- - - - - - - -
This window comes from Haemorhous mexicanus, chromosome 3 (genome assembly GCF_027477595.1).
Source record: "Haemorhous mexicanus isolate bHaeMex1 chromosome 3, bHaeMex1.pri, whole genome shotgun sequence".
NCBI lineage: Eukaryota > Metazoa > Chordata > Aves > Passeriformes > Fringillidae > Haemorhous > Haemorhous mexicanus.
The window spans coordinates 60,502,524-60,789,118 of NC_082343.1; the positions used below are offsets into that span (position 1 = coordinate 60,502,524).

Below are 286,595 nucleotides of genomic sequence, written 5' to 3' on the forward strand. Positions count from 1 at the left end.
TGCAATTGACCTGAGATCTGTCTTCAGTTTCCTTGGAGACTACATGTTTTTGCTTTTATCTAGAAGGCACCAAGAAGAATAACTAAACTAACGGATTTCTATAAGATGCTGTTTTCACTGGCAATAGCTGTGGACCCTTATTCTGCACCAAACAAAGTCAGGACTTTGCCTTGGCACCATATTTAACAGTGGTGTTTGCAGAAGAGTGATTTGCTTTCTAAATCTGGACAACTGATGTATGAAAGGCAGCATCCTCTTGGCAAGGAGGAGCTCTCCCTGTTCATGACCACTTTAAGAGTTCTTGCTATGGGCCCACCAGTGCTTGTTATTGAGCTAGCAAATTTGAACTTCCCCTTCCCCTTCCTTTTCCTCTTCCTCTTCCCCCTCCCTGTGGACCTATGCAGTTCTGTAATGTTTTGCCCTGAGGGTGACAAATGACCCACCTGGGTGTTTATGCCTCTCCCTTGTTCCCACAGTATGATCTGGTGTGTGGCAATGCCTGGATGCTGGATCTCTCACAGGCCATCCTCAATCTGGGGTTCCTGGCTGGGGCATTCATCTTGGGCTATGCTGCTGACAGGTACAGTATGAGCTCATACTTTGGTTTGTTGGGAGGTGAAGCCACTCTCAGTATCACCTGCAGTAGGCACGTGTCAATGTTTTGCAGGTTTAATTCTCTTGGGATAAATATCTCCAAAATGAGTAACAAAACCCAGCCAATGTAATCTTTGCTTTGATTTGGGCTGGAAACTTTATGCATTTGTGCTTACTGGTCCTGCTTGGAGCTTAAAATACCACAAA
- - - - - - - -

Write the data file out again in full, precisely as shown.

This window comes from Haemorhous mexicanus, chromosome 3 (genome assembly GCF_027477595.1).
Source record: "Haemorhous mexicanus isolate bHaeMex1 chromosome 3, bHaeMex1.pri, whole genome shotgun sequence".
NCBI lineage: Eukaryota > Metazoa > Chordata > Aves > Passeriformes > Fringillidae > Haemorhous > Haemorhous mexicanus.
The window spans coordinates 60,502,524-60,789,118 of NC_082343.1; the positions used below are offsets into that span (position 1 = coordinate 60,502,524).

Below are 286,595 nucleotides of genomic sequence, written 5' to 3' on the forward strand. Positions count from 1 at the left end.
TGCAATTGACCTGAGATCTGTCTTCAGTTTCCTTGGAGACTACATGTTTTTGCTTTTATCTAGAAGGCACCAAGAAGAATAACTAAACTAACGGATTTCTATAAGATGCTGTTTTCACTGGCAATAGCTGTGGACCCTTATTCTGCACCAAACAAAGTCAGGACTTTGCCTTGGCACCATATTTAACAGTGGTGTTTGCAGAAGAGTGATTTGCTTTCTAAATCTGGACAACTGATGTATGAAAGGCAGCATCCTCTTGGCAAGGAGGAGCTCTCCCTGTTCATGACCACTTTAAGAGTTCTTGCTATGGGCCCACCAGTGCTTGTTATTGAGCTAGCAAATTTGAACTTCCCCTTCCCCTTCCTTTTCCTCTTCCTCTTCCCCCTCCCTGTGGACCTATGCAGTTCTGTAATGTTTTGCCCTGAGGGTGACAAATGACCCACCTGGGTGTTTATGCCTCTCCCTTGTTCCCACAGTATGATCTGGTGTGTGGCAATGCCTGGATGCTGGATCTCTCACAGGCCATCCTCAATCTGGGGTTCCTGGCTGGGGCATTCATCTTGGGCTATGCTGCTGACAGGTACAGTATGAGCTCATACTTTGGTTTGTTGGGAGGTGAAGCCACTCTCAGTATCACCTGCAGTAGGCACGTGTCAATGTTTTGCAGGTTTAATTCTCTTGGGATAAATATCTCCAAAATGAGTAACAAAACCCAGCCAATGTAATCTTTGCTTTGATTTGGGCTGGAAACTTTATGCATTTGTGCTTACTGGTCCTGCTTGGAGCTTAAAATACCACAAA